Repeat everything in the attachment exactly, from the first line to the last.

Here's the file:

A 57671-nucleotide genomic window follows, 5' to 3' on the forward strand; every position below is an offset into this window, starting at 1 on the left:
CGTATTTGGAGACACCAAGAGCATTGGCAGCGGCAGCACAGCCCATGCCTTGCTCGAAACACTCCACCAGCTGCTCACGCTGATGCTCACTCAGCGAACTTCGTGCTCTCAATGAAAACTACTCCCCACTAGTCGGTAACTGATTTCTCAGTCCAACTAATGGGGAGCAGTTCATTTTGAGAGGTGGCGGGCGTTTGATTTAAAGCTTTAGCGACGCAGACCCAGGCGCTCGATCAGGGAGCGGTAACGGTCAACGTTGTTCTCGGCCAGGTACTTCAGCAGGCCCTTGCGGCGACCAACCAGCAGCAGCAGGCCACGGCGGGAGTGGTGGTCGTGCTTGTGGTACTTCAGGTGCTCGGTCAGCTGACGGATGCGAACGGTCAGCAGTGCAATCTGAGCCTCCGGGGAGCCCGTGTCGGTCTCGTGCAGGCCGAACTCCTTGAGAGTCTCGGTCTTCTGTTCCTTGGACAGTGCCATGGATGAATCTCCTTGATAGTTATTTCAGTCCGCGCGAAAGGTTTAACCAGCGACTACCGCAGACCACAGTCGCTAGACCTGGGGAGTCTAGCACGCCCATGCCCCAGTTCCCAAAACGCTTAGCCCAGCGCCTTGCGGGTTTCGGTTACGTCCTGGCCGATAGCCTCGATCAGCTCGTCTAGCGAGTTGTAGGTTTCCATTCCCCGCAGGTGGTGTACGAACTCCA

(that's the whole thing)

A 57671-nucleotide genomic window follows, 5' to 3' on the forward strand; every position below is an offset into this window, starting at 1 on the left:
CGTATTTGGAGACACCAAGAGCATTGGCAGCGGCAGCACAGCCCATGCCTTGCTCGAAACACTCCACCAGCTGCTCACGCTGATGCTCACTCAGCGAACTTCGTGCTCTCAATGAAAACTACTCCCCACTAGTCGGTAACTGATTTCTCAGTCCAACTAATGGGGAGCAGTTCATTTTGAGAGGTGGCGGGCGTTTGATTTAAAGCTTTAGCGACGCAGACCCAGGCGCTCGATCAGGGAGCGGTAACGGTCAACGTTGTTCTCGGCCAGGTACTTCAGCAGGCCCTTGCGGCGACCAACCAGCAGCAGCAGGCCACGGCGGGAGTGGTGGTCGTGCTTGTGGTACTTCAGGTGCTCGGTCAGCTGACGGATGCGAACGGTCAGCAGTGCAATCTGAGCCTCCGGGGAGCCCGTGTCGGTCTCGTGCAGGCCGAACTCCTTGAGAGTCTCGGTCTTCTGTTCCTTGGACAGTGCCATGGATGAATCTCCTTGATAGTTATTTCAGTCCGCGCGAAAGGTTTAACCAGCGACTACCGCAGACCACAGTCGCTAGACCTGGGGAGTCTAGCACGCCCATGCCCCAGTTCCCAAAACGCTTAGCCCAGCGCCTTGCGGGTTTCGGTTACGTCCTGGCCGATAGCCTCGATCAGCTCGTCTAGCGAGTTGTAGGTTTCCATTCCCCGCAGGTGGTGTACGAACTCCA